Our poor anonymous centurion friend. He was perfectly content being dead, moldering away and not bothering anyone. Out of nowhere, Zeus appears, all beardiness and thunderbolts-to-the-face fury, to resurrect him. Why? The god has a quest for us: to descend into the underworld and rescue his kidnapped daughter from the villainous Neff.

Why one of his non-dead underlings wouldn’t have been a better choice for the task, I can’t imagine. I suppose you just can’t get the staff any more.

So, anywho, this is the rather succinct plot of Altered Beast, the legendar(ily crap)y arcade brawler from 1988. You could call it a classical Golden Axe or Streets of Rage, but it’s older than both so… you couldn’t at all really. Stop your filthy lies, filthy liar.

Still, the general idea is much the same. As the centurion, you will progress through a series of stages, each adorned with the columns and caverns and such you’d expect of its setting. You’ll walk from left to right, punch things in the face, and kick things in the face. This being the underworld, though, said ‘things’ take a rather more macabre approach. Zombies, demons and other winged horrors will oppose you.

Altered Beast 2

But fear not, because you’re more than equipped to deal with them. Our impetuous hero can collect magical orbs from destroying certain enemies, which power him up no end. In fact, they are the source of the game’s notoriously terrible POWER UP! soundbite. When our hero suddenly and instantaneously spouts biceps like Popeye does, you know the monsters down below are about to have a bad time.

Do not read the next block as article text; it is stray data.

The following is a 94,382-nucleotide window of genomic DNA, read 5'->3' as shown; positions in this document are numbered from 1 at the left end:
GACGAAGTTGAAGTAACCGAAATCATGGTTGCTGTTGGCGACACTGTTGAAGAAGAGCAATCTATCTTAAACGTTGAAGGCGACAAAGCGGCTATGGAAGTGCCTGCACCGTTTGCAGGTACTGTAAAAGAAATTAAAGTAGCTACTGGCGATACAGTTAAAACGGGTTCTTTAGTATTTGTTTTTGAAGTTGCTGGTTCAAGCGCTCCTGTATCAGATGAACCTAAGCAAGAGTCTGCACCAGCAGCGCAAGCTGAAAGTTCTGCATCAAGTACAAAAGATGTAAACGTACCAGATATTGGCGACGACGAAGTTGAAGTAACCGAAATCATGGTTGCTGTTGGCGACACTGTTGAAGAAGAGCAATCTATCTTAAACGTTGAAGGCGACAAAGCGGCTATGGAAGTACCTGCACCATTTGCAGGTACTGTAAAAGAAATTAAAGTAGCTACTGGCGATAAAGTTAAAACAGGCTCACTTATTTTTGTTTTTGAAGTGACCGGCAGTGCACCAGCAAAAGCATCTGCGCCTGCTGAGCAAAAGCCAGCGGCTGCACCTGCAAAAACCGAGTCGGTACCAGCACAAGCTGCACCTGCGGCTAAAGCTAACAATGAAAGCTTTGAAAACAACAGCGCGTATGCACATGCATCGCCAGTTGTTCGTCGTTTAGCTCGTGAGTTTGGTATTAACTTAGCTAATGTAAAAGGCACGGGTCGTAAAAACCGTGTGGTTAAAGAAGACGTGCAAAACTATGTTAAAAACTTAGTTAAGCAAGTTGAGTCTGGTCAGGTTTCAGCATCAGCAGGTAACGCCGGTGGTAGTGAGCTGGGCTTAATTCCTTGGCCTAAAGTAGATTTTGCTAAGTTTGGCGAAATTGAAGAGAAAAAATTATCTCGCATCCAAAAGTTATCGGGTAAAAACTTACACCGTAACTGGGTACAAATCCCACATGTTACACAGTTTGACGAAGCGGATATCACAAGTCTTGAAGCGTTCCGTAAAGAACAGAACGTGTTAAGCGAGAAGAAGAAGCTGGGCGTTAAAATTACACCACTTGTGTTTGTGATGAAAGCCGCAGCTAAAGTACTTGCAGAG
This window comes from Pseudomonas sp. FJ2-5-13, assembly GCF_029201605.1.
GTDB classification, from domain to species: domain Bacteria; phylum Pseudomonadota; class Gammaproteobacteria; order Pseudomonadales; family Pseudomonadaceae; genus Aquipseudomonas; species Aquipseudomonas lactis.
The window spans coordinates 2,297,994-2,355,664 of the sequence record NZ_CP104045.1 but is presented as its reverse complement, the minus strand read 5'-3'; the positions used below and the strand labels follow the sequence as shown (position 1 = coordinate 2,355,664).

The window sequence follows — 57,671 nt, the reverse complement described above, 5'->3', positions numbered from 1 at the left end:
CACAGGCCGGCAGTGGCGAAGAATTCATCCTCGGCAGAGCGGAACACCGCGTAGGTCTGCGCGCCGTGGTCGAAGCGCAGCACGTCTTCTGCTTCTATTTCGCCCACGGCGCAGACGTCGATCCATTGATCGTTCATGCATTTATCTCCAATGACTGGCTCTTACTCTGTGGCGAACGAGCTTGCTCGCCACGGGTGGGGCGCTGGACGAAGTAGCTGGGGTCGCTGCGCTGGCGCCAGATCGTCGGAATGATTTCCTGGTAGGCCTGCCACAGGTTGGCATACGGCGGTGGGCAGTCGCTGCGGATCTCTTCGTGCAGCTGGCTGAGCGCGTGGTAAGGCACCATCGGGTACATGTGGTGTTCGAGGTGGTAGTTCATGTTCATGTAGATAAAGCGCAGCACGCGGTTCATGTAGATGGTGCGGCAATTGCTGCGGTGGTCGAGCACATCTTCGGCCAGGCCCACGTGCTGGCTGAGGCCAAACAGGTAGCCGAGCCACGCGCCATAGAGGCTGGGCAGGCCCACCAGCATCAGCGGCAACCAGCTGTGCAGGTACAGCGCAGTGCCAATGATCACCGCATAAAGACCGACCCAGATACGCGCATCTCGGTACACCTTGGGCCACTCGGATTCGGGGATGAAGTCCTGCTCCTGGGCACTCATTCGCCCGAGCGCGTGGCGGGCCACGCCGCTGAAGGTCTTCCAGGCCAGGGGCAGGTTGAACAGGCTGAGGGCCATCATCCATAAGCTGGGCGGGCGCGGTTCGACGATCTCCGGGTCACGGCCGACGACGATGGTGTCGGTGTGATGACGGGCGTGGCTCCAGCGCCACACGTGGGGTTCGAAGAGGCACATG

Particularly so when he collects three of them, and unleashes beast mode. This is an animal transformation, unique to each stage, which bolsters your power and gives you a new attack or two to work with. A werewolf, a dragon and a big ol’ magical bear-thing are among them, and you can’t defeat the end boss of each stage without their services. Literally, the level will simply continue on if you’re in your regular muscular-dude-in-speedos form.

There’s nothing particularly remarkable about Altered Beast’s gameplay. It’s just another early scrolling brawler, the kind that the Mega Drive was crapping out on a daily basis back in the day. Nevertheless, there’s an unmistakable allure to the game. Perhaps it’s the hilariously, cringe-ily bad voice acting (WIZE FROM YOUR GWAVE!) that cements its timeless appeal. Perhaps it’s the delusions of grandeur: not since Columns has a video game had such a fancy classic aesthetic for no reason at all.

Whatever the case, though, the fact remains: It’s hard to say whether Altered Beast is remembered particularly fondly or not, but it is remembered. That’s enough, really.